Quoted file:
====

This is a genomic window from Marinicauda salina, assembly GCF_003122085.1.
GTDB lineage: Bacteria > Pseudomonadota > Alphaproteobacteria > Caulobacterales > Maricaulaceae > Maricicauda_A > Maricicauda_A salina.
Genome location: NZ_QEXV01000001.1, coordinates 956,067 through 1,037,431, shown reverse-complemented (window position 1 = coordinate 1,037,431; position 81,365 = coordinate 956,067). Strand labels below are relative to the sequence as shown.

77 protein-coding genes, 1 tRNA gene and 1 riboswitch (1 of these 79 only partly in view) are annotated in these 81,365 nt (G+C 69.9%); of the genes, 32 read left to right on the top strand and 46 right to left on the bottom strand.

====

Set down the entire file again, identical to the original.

This is a genomic window from Marinicauda salina, assembly GCF_003122085.1.
GTDB lineage: Bacteria > Pseudomonadota > Alphaproteobacteria > Caulobacterales > Maricaulaceae > Maricicauda_A > Maricicauda_A salina.
Genome location: NZ_QEXV01000001.1, coordinates 956,067 through 1,037,431, shown reverse-complemented (window position 1 = coordinate 1,037,431; position 81,365 = coordinate 956,067). Strand labels below are relative to the sequence as shown.

77 protein-coding genes, 1 tRNA gene and 1 riboswitch (1 of these 79 only partly in view) are annotated in these 81,365 nt (G+C 69.9%); of the genes, 32 read left to right on the top strand and 46 right to left on the bottom strand.